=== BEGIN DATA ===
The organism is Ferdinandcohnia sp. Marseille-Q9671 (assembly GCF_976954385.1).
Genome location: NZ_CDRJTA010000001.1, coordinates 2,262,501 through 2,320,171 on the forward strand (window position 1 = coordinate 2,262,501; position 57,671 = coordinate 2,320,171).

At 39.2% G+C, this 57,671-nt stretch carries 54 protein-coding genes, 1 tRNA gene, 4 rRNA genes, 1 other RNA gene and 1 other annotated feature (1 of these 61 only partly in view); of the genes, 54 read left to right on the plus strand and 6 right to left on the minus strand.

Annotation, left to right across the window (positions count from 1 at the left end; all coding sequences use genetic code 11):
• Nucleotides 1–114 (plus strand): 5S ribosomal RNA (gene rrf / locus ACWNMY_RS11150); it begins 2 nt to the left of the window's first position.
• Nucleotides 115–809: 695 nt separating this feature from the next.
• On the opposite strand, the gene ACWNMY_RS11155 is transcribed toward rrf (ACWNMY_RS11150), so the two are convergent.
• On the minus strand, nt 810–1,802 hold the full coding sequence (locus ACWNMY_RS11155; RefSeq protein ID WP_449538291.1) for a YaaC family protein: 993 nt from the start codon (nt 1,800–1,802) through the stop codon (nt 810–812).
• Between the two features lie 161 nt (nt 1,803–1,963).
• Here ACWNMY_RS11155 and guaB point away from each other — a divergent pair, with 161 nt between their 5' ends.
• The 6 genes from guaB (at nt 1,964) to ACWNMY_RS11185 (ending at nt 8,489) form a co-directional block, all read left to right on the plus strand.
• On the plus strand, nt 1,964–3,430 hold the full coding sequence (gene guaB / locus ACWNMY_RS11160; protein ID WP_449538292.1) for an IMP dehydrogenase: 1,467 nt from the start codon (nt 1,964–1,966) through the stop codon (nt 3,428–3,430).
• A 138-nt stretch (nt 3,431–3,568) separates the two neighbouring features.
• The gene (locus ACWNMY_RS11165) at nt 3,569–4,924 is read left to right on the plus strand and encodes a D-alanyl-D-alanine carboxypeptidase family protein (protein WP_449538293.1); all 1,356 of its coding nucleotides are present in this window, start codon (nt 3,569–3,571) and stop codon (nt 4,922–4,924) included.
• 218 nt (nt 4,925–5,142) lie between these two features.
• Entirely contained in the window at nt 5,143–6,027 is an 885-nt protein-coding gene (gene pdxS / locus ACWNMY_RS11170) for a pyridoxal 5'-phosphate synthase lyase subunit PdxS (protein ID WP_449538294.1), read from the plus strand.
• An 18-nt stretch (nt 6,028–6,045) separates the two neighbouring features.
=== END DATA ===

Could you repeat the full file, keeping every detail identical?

The organism is Ferdinandcohnia sp. Marseille-Q9671 (assembly GCF_976954385.1).
Genome location: NZ_CDRJTA010000001.1, coordinates 2,262,501 through 2,320,171 on the forward strand (window position 1 = coordinate 2,262,501; position 57,671 = coordinate 2,320,171).

At 39.2% G+C, this 57,671-nt stretch carries 54 protein-coding genes, 1 tRNA gene, 4 rRNA genes, 1 other RNA gene and 1 other annotated feature (1 of these 61 only partly in view); of the genes, 54 read left to right on the plus strand and 6 right to left on the minus strand.

Annotation, left to right across the window (positions count from 1 at the left end; all coding sequences use genetic code 11):
• Nucleotides 1–114 (plus strand): 5S ribosomal RNA (gene rrf / locus ACWNMY_RS11150); it begins 2 nt to the left of the window's first position.
• Nucleotides 115–809: 695 nt separating this feature from the next.
• On the opposite strand, the gene ACWNMY_RS11155 is transcribed toward rrf (ACWNMY_RS11150), so the two are convergent.
• On the minus strand, nt 810–1,802 hold the full coding sequence (locus ACWNMY_RS11155; RefSeq protein ID WP_449538291.1) for a YaaC family protein: 993 nt from the start codon (nt 1,800–1,802) through the stop codon (nt 810–812).
• Between the two features lie 161 nt (nt 1,803–1,963).
• Here ACWNMY_RS11155 and guaB point away from each other — a divergent pair, with 161 nt between their 5' ends.
• The 6 genes from guaB (at nt 1,964) to ACWNMY_RS11185 (ending at nt 8,489) form a co-directional block, all read left to right on the plus strand.
• On the plus strand, nt 1,964–3,430 hold the full coding sequence (gene guaB / locus ACWNMY_RS11160; protein ID WP_449538292.1) for an IMP dehydrogenase: 1,467 nt from the start codon (nt 1,964–1,966) through the stop codon (nt 3,428–3,430).
• A 138-nt stretch (nt 3,431–3,568) separates the two neighbouring features.
• The gene (locus ACWNMY_RS11165) at nt 3,569–4,924 is read left to right on the plus strand and encodes a D-alanyl-D-alanine carboxypeptidase family protein (protein WP_449538293.1); all 1,356 of its coding nucleotides are present in this window, start codon (nt 3,569–3,571) and stop codon (nt 4,922–4,924) included.
• 218 nt (nt 4,925–5,142) lie between these two features.
• Entirely contained in the window at nt 5,143–6,027 is an 885-nt protein-coding gene (gene pdxS / locus ACWNMY_RS11170) for a pyridoxal 5'-phosphate synthase lyase subunit PdxS (protein ID WP_449538294.1), read from the plus strand.
• An 18-nt stretch (nt 6,028–6,045) separates the two neighbouring features.